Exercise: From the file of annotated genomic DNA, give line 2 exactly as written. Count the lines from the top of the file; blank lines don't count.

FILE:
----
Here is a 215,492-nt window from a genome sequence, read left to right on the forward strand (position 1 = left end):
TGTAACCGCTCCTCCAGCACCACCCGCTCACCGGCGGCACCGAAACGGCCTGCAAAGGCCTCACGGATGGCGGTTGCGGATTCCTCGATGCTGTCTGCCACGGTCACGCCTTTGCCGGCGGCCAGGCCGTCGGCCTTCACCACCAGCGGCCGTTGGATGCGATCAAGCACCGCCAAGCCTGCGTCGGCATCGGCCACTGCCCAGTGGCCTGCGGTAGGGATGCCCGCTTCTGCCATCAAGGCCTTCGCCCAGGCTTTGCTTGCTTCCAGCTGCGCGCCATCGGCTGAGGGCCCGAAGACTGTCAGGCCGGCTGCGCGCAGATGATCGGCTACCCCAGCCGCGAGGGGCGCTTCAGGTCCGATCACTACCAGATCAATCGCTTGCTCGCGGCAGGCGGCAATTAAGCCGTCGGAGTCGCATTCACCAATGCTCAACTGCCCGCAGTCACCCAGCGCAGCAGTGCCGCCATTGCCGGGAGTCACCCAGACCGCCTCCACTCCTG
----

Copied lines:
TGTAACCGCTCCTCCAGCACCACCCGCTCACCGGCGGCACCGAAACGGCCTGCAAAGGCCTCACGGATGGCGGTTGCGGATTCCTCGATGCTGTCTGCCACGGTCACGCCTTTGCCGGCGGCCAGGCCGTCGGCCTTCACCACCAGCGGCCGTTGGATGCGATCAAGCACCGCCAAGCCTGCGTCGGCATCGGCCACTGCCCAGTGGCCTGCGGTAGGGATGCCCGCTTCTGCCATCAAGGCCTTCGCCCAGGCTTTGCTTGCTTCCAGCTGCGCGCCATCGGCTGAGGGCCCGAAGACTGTCAGGCCGGCTGCGCGCAGATGATCGGCTACCCCAGCCGCGAGGGGCGCTTCAGGTCCGATCACTACCAGATCAATCGCTTGCTCGCGGCAGGCGGCAATTAAGCCGTCGGAGTCGCATTCACCAATGCTCAACTGCCCGCAGTCACCCAGCGCAGCAGTGCCGCCATTGCCGGGAGTCACCCAGACCGCCTCCACTCCTG